I recommend that you speak to a credit counseling program to see if any interest rate reduction would speed up the time it takes you to pay off the debt.
JJohn, Mar, 2014
My parents are in a lot of credit card debt and my father continues to make the minimum payments but it eating away at their income to survive. They are on their last lap of life and I want them to stop paying so they can afford an assisted living facility. Is this the best course??? My father refuses to file for bankruptcy and told me that when he is dead my mom can just do it. Help me out
BBill, Mar, 2014
You can't compel your father to file bankruptcy, as you know, even if doing so was in his best interest. If he needs a lower monthly payment to improve his cash flow, he should look at: 1. Consumer Credit Counseling 2. Debt Settlement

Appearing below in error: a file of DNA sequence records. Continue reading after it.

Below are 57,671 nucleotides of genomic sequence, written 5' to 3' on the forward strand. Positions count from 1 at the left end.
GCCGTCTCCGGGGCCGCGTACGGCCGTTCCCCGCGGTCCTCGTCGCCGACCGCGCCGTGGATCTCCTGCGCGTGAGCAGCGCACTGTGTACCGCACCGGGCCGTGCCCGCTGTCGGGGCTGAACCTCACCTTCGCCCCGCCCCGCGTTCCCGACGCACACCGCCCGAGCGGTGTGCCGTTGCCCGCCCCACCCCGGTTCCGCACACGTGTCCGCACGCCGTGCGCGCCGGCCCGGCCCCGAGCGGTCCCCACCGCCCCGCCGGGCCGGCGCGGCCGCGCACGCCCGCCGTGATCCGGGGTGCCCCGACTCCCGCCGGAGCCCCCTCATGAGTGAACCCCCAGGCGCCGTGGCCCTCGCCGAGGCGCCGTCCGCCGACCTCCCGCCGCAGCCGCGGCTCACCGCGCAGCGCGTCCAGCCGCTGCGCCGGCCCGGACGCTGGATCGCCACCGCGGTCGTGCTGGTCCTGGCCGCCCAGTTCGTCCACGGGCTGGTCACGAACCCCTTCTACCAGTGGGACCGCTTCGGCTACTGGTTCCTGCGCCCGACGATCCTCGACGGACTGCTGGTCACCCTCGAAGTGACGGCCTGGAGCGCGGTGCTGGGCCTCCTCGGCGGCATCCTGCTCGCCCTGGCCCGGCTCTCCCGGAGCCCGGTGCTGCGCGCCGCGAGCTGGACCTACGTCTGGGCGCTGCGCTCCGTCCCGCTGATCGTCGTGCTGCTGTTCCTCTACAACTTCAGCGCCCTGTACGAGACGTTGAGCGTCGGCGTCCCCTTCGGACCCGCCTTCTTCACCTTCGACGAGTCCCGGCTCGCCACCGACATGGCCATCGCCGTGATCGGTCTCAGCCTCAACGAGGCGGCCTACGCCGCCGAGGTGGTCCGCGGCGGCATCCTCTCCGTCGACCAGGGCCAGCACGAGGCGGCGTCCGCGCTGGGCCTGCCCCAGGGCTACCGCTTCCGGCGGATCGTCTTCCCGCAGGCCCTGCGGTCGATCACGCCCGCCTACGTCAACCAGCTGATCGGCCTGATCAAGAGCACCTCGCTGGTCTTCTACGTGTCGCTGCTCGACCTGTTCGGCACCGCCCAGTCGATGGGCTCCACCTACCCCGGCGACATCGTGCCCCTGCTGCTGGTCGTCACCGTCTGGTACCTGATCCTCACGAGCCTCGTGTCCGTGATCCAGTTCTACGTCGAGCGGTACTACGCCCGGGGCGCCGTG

Stopping payment is only a reasonable strategy if his income is not subject to a garnishment, were a judgment obtained, and he could protect assets and bank accounts from attachment, too.

EEdna, Mar, 2014
My aunt send her life savings, her money received from her reverse mortgage, and ran up thousands and thousands in Credit Card debt. She sent all this through an overseas internet scammer. None of it is retrievable.She is widowed, obese, 64 yrs old, has additional health problems, and only her soc sec to live on and pay these debts~ her soc sec barley pays her utilities and food. What are her options?
BBill, Mar, 2014
Gather your aunt's family and discuss consulting with a lawyer about creating some sort of spendthrift trust to put someone else in charge of your aunt's money so that her essential needs are taken care of.